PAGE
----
IMPOSING A PACING STRATEGY RESULTS IN SLOWER PERFORMANCES
Hettinga, F. J., De Koning, J. J., Schmidt, L., Wind, N., MacIntosh, B. R., & Foster, C. (2009). Imposing a theoretical optimal pacing strategy compared to self-paced competition in 1500-m speed skating. ACSM 56th Annual Meeting, Seattle, Washington, Presentation Number 1834.
The purpose of this study was to investigate if a theoretically optimal pacing profile, overriding self-paced strategy, yielded better performance. National level speed-skaters (N = 7) performed a self-paced 1,500 m and a 1,500 m with an imposed pacing strategy. The races were analyzed by obtaining velocity every 100 m and body position every 200 m to calculate total mechanical power output. Together with gross efficiency and aerobic power output, obtained in separate trials, data were used to calculate anaerobic power output profiles. An energy flow model was applied to the 1,500-m self-paced trial and a range of pacing strategies was simulated for each individual by varying the distribution of anaerobic energy over time. Athletes were instructed to skate more like the theoretically optimal pacing profile and resulting performance was compared to self-paced performance.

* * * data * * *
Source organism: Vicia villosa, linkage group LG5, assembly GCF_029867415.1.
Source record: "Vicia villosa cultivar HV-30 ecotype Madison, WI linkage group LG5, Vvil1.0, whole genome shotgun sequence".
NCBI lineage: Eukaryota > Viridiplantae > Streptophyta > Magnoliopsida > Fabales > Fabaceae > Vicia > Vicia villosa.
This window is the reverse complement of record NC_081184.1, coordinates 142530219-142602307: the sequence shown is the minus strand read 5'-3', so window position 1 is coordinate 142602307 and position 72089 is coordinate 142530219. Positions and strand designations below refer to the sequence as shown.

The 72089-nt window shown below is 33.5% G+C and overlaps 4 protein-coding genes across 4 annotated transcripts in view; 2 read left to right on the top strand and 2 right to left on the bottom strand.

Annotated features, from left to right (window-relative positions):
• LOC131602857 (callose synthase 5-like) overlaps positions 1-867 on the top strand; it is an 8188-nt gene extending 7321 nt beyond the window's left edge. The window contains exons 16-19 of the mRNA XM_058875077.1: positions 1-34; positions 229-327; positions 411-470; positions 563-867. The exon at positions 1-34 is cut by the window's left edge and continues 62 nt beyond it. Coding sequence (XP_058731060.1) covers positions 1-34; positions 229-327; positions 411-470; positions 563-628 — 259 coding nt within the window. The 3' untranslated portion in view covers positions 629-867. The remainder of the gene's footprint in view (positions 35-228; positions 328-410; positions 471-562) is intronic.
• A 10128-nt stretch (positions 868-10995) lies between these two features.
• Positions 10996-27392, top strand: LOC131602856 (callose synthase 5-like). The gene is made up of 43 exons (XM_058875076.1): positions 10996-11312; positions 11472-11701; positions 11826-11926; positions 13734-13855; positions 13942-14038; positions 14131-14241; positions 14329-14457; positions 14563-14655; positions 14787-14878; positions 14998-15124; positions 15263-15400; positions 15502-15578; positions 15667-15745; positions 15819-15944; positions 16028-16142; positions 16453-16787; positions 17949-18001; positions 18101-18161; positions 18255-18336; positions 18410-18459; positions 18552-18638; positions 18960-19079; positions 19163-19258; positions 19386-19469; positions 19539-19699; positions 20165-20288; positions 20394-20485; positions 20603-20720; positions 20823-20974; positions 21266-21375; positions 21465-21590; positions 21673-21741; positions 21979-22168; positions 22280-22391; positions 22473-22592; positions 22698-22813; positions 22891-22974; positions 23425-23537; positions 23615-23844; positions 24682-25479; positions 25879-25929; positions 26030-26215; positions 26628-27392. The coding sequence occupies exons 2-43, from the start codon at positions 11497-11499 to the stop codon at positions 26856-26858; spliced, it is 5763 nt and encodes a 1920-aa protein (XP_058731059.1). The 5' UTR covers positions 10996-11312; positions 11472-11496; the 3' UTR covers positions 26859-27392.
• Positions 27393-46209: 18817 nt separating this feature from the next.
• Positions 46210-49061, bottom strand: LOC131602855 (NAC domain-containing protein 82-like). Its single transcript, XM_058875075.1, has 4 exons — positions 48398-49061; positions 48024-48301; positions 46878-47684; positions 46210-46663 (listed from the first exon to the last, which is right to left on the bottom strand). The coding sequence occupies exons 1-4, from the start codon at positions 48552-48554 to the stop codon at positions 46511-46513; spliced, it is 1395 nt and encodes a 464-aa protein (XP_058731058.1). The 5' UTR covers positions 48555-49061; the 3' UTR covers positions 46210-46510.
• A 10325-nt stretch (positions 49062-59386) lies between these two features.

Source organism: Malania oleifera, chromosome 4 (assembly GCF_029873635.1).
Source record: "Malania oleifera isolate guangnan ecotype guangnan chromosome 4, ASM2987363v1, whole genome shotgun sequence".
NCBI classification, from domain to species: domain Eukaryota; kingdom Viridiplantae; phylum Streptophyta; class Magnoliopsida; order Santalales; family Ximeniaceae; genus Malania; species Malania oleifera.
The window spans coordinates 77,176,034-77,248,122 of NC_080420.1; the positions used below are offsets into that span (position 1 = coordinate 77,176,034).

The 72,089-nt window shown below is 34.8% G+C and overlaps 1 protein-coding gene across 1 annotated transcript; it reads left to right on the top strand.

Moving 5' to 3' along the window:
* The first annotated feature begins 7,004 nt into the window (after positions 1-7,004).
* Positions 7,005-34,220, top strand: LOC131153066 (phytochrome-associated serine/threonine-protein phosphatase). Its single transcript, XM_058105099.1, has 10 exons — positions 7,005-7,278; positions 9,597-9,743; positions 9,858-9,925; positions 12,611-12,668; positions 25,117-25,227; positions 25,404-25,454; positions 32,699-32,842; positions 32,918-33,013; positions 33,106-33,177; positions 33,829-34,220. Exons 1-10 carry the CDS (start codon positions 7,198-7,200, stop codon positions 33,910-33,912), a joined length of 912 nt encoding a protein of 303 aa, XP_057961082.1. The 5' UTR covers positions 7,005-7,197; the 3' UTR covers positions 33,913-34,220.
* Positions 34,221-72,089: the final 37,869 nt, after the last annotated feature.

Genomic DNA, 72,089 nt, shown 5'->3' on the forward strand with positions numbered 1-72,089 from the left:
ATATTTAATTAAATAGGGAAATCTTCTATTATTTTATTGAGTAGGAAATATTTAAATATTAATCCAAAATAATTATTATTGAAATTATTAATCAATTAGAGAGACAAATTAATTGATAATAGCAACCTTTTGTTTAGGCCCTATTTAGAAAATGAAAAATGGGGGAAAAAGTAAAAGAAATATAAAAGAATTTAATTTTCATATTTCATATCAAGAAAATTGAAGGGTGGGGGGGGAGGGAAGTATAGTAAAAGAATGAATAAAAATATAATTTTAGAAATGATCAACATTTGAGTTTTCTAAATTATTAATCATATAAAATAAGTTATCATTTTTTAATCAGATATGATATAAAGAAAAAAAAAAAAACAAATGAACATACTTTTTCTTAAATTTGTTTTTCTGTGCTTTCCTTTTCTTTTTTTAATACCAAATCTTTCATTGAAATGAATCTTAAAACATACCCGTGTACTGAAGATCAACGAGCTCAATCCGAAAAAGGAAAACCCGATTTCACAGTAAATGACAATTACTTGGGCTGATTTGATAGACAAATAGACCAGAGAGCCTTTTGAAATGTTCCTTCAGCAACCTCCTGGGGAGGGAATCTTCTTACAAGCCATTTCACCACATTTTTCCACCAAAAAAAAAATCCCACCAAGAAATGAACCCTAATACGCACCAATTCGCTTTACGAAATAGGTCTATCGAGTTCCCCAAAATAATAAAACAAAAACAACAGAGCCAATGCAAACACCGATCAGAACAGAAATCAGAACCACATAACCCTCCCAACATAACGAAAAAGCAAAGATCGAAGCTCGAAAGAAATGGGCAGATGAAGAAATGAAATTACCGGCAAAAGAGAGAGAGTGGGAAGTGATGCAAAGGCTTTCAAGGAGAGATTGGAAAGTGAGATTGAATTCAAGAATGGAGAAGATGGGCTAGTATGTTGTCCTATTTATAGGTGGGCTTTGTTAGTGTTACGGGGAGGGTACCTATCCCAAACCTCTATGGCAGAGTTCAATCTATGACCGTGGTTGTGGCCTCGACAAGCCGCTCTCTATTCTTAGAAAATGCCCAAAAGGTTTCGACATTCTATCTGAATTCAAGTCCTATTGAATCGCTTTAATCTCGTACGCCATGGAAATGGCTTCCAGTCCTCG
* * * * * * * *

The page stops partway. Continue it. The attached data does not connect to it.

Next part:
Confirming previous results, the energy flow model predicted a faster start strategy to be optimal. However, final times of the imposed strategy trials were ~2 seconds slower than self-paced performance. Total power distribution per lap differed, with a higher value over the first 300 m for the imposed strategy. All parameters of anaerobic power distribution over time, described by a mono-exponential equation, did not differ. The effort of a faster first lap resulted in a changed skating position. The summation of increased knee- and trunk-angles resulted in a higher aerodynamic drag coefficient throughout the race.
Implication. Without appropriate training, imposing a theoretically optimal pacing profile does not lead to better performance. An imposed fast start has relatively large consequences on speed skating technique, affecting work per stroke and aerodynamics negatively.
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